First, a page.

Voters in King County no longer have to put postage stamp on election ballots

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SEATTLE -- The King County Council on Monday approved prepaid ballots in this year's primary and general elections.

“Increasing accessibility to free and fair democratic elections is central to all of our civic institutions,” said council member Dave Upthegrove, chairman of the council’s Budget Committee and prime sponsor of the legislation. “This measure puts a ballot box at the end of every driveway, and I’m excited to be a part of its passage.”

Washington became a vote-by-mail state in 2011. While the King County Council and King County Elections worked to increase the number of ballot drop boxes available to voters throughout the county, approximately half of the ballots received are still sent by mail, the council said. Prior to Monday's action all voters were personally required to place postage on their ballot.

The council said that in prior elections, when a voter forgot to place on stamp on a ballot, some post offices would send the ballot to King County regardless, but would charge the county $1.70—more than three times the current postage rate. Other post offices would not forward the ballot at all.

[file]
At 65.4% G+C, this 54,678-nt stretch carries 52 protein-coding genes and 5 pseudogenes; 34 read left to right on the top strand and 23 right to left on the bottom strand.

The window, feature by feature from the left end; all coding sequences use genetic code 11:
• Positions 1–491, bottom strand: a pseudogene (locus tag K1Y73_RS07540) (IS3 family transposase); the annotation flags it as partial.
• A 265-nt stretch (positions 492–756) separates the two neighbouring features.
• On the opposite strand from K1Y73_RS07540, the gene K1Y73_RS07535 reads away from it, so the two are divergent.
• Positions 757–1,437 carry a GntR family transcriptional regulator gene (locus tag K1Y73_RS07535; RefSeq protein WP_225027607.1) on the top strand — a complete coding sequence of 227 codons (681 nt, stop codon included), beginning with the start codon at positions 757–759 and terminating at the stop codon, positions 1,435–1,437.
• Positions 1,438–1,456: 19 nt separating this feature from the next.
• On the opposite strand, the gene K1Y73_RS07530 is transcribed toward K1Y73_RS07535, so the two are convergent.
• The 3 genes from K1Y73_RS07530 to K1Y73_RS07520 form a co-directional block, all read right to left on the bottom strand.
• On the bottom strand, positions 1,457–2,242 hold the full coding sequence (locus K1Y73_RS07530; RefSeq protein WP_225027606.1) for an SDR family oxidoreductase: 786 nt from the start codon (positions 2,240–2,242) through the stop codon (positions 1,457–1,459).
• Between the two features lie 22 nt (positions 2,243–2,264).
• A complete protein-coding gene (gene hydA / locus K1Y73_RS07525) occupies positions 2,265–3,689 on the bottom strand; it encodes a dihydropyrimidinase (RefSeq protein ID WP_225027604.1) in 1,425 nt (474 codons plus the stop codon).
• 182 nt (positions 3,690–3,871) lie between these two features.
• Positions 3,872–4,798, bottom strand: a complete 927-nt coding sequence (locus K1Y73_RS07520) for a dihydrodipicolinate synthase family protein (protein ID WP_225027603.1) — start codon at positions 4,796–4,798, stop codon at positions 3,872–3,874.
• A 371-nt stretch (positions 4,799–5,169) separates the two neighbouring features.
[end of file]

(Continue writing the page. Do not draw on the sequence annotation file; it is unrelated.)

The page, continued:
The measure is widely expected to increase voter access and participation. King County Elections conducted a pilot project this winter, sending 65,000 voters in Shoreline and Maple Valley prepaid return envelopes. The percentage of total ballots returned by mail during the pilot was 74 percent. This was a vast increase compared to 43 percent participation in the 2016 General Election.

The legislation now allows election officials to send prepaid return envelopes to all voters; the U.S. Postal Service will charge King County a rate of 50 cents for those returned by mail. County election officials estimate a 10 percent increase in the number of ballots returned by mail rather than drop boxes with prepaid postage.

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